I took two brass tubes and chucked them up in the Dremel tool and used a file to make two large, tapered probes that stick out at the front edge of the wings on both sides. They angle down a bit in their design on the real thing. I notched out two spots according to my references and drilled out that area. Then put a bend in each tube to match my pictures. It took a bit to get the downward bend and the alignment from the top to look right but you can really tell when you got it. Superglue and some Tamiya putty got them blended into the wings.
I used Tamiya X-18 Semi-Gloss Black since the theory is these things stayed indoors and were only flown once so there was no time for weathering like the museum pieces you see. The black paint coating would be in good condition and the entire aircraft would be fresh even years after it was built. I noticed that I did not get the surface sanded smooth enough and the semi-gloss black was very good at showing every scratch and flaw. So, it got sanded down again, polished and resprayed to a much better result. I really like using Tamiya paint with their lacquer thinner. One thing about the real article is that it was smooth by design. The panel lines were light and intentionally very smooth to keep radar reflection and aerodynamics at a maximum.
Then I used some decals from the decal dungeon to give it an identity. There were a few period reference photos that show these numbers on the nose but for most part they were all just painted black with no other markings at all like we are used to seeing. I also noticed the numbers ranged in size. I picked the largest numbers I saw in my references. To make this model be just a little more than completely black I felt the white numbers would break that up a bit.
I had an old trolly stand from a Testors U-2 kit and thought it could be modified to represent the D-21’s unique tow vehicle. So, I took it apart and filled and sanded in all the holes along with removing any extra boxes that shouldn’t be there. I added the small stabilizing wheels to each rail in accordance with my references and made a tow bar from an old piece of square brass tube. The loop at the end of the tow bar is just guitar string I looped and dipped in Tamiya primer to smooth it out a bit and superglued to the end. I bent some plastic strips to represent the tilt function of the trailer and glued them into place. I also noticed in my reference photos that they painted these trailers a light blue. Unusual but I think special purpose aerospace ground equipment during that time got that color since its intended use was for only one vehicle. I am sure a reader would know the answer. After it was all said and done, I could have totally built one from scratch and probably had less trouble than modifying the U-2 trailer. Not to mention the scratch built one would have been more accurate!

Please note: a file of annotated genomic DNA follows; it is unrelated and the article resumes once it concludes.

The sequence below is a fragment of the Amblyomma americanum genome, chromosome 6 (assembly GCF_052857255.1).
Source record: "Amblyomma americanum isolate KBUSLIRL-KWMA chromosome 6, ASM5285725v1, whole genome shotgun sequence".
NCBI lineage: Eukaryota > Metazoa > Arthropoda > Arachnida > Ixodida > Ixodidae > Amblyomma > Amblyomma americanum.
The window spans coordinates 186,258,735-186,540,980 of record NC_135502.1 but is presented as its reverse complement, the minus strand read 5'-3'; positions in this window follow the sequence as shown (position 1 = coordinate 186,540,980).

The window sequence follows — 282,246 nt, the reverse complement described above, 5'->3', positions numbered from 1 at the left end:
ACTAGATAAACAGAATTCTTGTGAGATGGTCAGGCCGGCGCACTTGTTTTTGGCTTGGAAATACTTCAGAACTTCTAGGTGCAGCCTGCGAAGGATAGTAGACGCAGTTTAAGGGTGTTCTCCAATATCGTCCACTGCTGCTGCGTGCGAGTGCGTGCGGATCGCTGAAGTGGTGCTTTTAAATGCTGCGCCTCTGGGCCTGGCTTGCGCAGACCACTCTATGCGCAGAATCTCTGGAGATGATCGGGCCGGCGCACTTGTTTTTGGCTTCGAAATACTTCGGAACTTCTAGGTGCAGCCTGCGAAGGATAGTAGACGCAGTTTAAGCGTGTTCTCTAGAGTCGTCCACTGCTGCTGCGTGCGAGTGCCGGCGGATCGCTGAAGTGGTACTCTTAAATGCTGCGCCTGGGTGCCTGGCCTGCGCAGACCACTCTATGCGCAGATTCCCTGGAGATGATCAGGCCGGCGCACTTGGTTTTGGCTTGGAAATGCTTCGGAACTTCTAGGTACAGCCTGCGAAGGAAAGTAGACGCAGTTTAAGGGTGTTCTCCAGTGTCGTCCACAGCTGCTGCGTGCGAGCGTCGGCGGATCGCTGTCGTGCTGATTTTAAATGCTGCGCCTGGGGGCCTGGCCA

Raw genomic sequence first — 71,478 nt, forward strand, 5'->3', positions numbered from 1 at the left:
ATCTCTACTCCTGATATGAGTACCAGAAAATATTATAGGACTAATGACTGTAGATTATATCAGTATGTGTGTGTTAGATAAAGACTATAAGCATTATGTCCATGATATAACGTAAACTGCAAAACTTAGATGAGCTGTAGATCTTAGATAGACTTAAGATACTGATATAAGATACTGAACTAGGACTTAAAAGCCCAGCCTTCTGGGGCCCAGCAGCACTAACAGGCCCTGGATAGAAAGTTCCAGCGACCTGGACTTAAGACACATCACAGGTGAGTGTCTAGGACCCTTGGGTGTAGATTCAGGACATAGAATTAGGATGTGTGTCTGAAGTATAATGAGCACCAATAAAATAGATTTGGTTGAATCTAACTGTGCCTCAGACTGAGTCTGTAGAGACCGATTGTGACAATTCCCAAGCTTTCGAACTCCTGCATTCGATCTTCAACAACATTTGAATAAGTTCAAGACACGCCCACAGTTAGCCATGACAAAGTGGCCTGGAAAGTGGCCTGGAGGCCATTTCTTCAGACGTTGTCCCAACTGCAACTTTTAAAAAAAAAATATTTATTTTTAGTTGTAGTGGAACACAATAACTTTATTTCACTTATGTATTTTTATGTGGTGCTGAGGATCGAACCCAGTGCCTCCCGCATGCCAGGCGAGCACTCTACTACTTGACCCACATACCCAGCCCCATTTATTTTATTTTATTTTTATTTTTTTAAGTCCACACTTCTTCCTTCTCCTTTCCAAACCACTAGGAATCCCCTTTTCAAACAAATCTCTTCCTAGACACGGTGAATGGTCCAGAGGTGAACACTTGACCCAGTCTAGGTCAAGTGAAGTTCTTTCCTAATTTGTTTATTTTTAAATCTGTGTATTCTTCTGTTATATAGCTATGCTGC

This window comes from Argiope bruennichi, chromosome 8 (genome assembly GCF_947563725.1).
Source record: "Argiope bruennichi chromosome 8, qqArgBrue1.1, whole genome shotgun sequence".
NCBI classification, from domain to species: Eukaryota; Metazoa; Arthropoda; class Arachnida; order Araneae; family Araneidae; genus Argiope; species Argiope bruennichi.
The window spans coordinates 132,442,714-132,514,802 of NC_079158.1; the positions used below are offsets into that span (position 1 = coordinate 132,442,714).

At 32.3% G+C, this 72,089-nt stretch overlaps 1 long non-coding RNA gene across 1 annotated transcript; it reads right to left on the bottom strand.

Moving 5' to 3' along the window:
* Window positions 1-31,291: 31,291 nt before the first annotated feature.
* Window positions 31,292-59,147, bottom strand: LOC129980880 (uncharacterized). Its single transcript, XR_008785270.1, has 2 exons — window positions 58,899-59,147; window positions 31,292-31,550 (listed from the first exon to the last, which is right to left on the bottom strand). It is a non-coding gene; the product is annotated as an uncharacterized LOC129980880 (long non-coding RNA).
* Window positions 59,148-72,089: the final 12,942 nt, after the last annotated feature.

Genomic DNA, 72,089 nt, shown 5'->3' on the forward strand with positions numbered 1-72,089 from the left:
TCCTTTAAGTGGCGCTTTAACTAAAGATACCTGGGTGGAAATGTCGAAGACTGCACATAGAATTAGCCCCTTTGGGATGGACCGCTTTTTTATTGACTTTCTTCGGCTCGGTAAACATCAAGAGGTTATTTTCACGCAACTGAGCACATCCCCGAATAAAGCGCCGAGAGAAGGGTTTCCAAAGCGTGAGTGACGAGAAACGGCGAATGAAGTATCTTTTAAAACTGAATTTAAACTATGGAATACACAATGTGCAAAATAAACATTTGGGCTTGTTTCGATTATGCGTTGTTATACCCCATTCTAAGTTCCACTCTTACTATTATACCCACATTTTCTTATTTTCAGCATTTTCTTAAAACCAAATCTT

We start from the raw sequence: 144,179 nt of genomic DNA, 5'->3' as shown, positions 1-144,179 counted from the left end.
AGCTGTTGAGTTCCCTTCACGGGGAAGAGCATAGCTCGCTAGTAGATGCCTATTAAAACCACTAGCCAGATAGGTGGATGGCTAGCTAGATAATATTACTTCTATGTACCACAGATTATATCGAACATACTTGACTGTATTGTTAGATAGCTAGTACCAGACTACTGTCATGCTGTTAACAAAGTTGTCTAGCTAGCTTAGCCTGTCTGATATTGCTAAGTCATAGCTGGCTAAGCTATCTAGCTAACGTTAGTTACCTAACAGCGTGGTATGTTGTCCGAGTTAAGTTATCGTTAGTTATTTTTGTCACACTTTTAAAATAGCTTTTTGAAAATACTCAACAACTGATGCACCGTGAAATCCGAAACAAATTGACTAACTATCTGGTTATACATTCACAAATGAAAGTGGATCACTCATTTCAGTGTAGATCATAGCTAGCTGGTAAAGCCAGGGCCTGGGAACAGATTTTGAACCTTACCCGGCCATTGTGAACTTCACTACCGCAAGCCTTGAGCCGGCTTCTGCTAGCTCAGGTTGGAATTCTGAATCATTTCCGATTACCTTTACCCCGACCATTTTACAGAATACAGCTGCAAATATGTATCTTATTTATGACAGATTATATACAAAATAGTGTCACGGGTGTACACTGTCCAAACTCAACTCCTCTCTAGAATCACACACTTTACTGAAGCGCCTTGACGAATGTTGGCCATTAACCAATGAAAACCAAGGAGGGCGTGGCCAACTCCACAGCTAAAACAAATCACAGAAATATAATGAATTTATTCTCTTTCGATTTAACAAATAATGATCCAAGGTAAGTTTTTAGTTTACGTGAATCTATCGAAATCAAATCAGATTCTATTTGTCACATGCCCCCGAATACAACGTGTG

For someone who is interested in building a vac kit, this might be a good one (if you can find them.) It is simple but has a few items you will have to be creative with. The tow dolly, pitot tube probes, aerospike nose. But you get an interesting plane in the end. I never was satisfied with the exhaust grills on the top of the drone. I might investigate tank photoetch or ship radar photoetch to see if there is something there to modify and use. If you were so inclined to take it a step farther and modify a Testors SR-71 into the M-21 with the D-21, You would have a showstopper for sure! So put the Tamiya super kits away and get your hands (and hair, clothes and floor) dirty and try your skills out on an eccentric subject that only comes in vacuform.